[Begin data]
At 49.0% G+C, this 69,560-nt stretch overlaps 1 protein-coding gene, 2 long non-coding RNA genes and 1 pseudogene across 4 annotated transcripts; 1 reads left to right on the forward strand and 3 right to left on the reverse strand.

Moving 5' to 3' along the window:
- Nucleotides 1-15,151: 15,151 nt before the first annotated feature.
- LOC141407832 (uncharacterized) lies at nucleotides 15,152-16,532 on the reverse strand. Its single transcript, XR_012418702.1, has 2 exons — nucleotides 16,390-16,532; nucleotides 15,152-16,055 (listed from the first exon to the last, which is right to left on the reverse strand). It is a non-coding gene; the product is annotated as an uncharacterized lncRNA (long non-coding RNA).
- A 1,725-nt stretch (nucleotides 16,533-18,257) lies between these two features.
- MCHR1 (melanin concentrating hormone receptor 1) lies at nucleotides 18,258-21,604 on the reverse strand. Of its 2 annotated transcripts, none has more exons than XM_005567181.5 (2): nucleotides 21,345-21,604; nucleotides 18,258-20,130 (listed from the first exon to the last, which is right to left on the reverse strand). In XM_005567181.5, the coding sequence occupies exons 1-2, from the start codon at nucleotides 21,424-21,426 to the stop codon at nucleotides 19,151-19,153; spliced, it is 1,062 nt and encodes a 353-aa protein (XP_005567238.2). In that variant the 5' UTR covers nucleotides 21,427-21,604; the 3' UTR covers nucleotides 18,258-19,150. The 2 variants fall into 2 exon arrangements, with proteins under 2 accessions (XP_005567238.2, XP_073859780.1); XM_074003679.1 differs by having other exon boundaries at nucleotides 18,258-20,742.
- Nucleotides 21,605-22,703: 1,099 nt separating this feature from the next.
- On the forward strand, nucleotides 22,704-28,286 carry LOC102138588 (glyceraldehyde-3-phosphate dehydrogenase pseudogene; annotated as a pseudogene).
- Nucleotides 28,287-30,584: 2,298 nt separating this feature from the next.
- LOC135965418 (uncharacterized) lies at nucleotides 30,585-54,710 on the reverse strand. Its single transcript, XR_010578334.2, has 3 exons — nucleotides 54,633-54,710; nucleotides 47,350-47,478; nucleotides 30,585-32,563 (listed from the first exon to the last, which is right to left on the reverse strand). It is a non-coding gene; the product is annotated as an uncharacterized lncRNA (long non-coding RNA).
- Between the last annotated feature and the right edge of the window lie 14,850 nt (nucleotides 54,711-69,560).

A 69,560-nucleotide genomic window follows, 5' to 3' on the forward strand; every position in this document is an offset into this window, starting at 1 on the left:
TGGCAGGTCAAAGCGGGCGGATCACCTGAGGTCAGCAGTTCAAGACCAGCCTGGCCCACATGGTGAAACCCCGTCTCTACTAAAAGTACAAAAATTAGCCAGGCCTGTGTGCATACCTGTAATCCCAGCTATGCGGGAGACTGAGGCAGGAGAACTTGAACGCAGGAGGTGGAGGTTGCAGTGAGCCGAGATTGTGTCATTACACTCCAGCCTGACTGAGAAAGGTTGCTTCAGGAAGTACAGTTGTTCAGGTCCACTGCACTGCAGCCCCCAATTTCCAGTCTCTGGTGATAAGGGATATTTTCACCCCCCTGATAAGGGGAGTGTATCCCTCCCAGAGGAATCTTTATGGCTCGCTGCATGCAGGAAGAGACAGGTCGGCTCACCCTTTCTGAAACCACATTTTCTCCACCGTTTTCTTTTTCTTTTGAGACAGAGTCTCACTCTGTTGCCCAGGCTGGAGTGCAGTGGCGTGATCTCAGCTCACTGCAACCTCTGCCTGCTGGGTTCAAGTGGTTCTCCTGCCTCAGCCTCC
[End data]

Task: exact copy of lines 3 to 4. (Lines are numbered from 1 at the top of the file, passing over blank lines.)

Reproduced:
- Nucleotides 1-15,151: 15,151 nt before the first annotated feature.
- LOC141407832 (uncharacterized) lies at nucleotides 15,152-16,532 on the reverse strand. Its single transcript, XR_012418702.1, has 2 exons — nucleotides 16,390-16,532; nucleotides 15,152-16,055 (listed from the first exon to the last, which is right to left on the reverse strand). It is a non-coding gene; the product is annotated as an uncharacterized lncRNA (long non-coding RNA).